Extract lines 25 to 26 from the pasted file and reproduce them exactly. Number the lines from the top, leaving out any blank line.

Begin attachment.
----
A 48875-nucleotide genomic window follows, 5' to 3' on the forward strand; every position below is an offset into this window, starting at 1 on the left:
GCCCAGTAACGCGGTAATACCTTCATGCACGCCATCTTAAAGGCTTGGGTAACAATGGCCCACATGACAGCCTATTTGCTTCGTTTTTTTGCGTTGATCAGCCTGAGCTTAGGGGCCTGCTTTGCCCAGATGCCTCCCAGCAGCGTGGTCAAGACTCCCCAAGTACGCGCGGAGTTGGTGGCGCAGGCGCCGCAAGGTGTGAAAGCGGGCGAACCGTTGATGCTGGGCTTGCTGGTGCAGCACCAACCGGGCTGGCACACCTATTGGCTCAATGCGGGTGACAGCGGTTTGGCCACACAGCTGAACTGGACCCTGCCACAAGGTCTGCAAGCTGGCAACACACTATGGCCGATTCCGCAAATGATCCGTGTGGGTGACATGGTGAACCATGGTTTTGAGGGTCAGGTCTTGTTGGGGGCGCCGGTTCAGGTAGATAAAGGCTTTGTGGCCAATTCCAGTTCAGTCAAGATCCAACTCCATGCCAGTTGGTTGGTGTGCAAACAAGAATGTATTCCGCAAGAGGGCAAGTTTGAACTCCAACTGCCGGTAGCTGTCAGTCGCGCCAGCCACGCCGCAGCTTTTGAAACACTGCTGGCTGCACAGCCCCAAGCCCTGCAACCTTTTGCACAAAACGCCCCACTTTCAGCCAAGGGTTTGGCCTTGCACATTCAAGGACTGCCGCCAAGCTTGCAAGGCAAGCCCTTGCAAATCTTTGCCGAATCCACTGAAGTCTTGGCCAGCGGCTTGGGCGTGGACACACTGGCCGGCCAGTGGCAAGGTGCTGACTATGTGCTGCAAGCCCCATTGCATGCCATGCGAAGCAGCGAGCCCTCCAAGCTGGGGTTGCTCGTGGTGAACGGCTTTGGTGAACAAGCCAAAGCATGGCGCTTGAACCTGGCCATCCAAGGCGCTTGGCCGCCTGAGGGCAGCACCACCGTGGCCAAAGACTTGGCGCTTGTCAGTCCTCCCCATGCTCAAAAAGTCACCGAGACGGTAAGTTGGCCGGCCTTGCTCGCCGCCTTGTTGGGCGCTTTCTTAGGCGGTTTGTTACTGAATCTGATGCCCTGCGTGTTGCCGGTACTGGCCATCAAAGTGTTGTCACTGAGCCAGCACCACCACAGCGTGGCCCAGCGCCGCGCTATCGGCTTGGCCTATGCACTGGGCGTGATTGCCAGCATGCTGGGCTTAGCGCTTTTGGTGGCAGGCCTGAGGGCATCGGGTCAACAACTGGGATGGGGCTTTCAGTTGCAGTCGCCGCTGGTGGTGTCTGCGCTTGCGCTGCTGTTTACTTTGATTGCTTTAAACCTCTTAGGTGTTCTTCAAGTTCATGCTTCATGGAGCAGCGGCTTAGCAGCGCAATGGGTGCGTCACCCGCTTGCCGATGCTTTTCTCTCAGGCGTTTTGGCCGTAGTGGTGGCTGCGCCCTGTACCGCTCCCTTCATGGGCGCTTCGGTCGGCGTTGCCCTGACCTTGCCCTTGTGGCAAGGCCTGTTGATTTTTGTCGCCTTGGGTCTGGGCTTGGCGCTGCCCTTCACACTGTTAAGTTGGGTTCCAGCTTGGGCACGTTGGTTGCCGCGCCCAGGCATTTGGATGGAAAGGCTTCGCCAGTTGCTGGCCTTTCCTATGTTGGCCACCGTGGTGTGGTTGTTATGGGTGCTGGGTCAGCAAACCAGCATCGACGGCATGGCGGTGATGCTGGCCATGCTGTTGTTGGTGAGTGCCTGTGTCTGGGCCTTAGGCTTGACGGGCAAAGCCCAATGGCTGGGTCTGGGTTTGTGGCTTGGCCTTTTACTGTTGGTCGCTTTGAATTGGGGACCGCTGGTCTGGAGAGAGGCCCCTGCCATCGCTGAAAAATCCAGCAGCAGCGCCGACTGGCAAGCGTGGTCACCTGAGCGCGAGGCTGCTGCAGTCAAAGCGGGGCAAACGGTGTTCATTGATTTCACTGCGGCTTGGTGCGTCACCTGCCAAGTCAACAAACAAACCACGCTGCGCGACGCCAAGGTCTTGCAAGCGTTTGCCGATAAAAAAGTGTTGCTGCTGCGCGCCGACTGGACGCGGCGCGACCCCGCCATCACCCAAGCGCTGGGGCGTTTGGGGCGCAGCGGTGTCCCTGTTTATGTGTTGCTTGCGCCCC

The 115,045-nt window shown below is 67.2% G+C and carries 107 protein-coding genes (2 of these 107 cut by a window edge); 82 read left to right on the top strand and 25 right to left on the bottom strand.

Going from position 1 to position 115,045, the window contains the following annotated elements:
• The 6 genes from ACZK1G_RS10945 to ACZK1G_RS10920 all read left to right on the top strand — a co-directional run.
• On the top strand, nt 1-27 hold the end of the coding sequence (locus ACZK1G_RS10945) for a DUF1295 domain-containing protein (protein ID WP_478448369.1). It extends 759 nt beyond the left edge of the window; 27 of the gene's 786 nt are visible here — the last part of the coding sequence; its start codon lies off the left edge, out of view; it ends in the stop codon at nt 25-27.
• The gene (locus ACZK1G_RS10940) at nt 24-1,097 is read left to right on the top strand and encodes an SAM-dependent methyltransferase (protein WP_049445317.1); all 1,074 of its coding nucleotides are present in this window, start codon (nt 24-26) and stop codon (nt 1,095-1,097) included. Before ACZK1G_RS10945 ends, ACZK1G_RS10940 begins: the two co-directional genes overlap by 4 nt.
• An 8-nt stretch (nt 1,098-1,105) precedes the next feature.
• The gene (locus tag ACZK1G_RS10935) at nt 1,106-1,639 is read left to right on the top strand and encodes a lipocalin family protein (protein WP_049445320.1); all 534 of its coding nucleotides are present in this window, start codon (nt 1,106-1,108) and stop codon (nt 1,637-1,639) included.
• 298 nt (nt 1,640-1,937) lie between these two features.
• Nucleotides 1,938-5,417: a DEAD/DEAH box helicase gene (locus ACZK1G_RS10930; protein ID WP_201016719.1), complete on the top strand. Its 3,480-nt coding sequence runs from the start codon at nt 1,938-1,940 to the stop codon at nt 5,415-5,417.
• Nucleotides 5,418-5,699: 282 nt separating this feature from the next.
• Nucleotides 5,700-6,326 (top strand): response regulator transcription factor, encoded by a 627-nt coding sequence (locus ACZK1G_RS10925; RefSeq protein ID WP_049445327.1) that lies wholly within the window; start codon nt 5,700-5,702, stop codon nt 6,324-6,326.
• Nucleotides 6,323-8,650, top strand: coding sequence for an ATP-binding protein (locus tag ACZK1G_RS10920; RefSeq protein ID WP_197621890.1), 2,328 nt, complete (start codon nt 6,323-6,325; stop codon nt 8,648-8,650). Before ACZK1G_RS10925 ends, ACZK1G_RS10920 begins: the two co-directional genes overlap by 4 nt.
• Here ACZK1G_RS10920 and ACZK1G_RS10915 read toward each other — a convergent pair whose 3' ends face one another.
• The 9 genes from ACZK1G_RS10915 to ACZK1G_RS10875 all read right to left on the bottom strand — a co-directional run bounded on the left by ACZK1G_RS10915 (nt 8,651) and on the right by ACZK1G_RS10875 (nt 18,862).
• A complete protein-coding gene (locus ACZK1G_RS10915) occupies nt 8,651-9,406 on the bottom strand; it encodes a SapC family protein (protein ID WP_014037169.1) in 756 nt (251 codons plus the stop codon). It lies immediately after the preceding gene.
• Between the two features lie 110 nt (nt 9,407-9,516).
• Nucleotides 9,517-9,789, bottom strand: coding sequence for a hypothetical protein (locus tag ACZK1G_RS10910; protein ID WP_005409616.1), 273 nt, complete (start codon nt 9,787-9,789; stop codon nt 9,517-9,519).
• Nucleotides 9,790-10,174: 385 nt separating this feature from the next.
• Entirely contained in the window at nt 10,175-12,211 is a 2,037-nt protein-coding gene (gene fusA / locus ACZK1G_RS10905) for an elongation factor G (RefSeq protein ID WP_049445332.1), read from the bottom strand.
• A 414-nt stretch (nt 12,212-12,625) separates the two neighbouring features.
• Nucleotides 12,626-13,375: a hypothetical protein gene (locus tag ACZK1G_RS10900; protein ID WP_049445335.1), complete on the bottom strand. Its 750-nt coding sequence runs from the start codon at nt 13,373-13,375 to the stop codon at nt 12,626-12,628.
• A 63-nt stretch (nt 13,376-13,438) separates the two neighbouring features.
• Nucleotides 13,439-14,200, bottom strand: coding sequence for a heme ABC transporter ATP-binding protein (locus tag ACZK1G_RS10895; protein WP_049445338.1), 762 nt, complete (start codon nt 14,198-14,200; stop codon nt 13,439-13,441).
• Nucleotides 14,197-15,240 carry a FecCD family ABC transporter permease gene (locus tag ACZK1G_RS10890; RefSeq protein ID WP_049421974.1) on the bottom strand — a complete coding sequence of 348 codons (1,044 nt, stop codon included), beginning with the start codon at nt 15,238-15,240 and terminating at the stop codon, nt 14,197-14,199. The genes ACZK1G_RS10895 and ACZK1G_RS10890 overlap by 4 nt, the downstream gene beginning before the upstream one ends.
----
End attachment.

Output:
• Nucleotides 13,439-14,200, bottom strand: coding sequence for a heme ABC transporter ATP-binding protein (locus tag ACZK1G_RS10895; protein WP_049445338.1), 762 nt, complete (start codon nt 14,198-14,200; stop codon nt 13,439-13,441).
• Nucleotides 14,197-15,240 carry a FecCD family ABC transporter permease gene (locus tag ACZK1G_RS10890; RefSeq protein ID WP_049421974.1) on the bottom strand — a complete coding sequence of 348 codons (1,044 nt, stop codon included), beginning with the start codon at nt 15,238-15,240 and terminating at the stop codon, nt 14,197-14,199. The genes ACZK1G_RS10895 and ACZK1G_RS10890 overlap by 4 nt, the downstream gene beginning before the upstream one ends.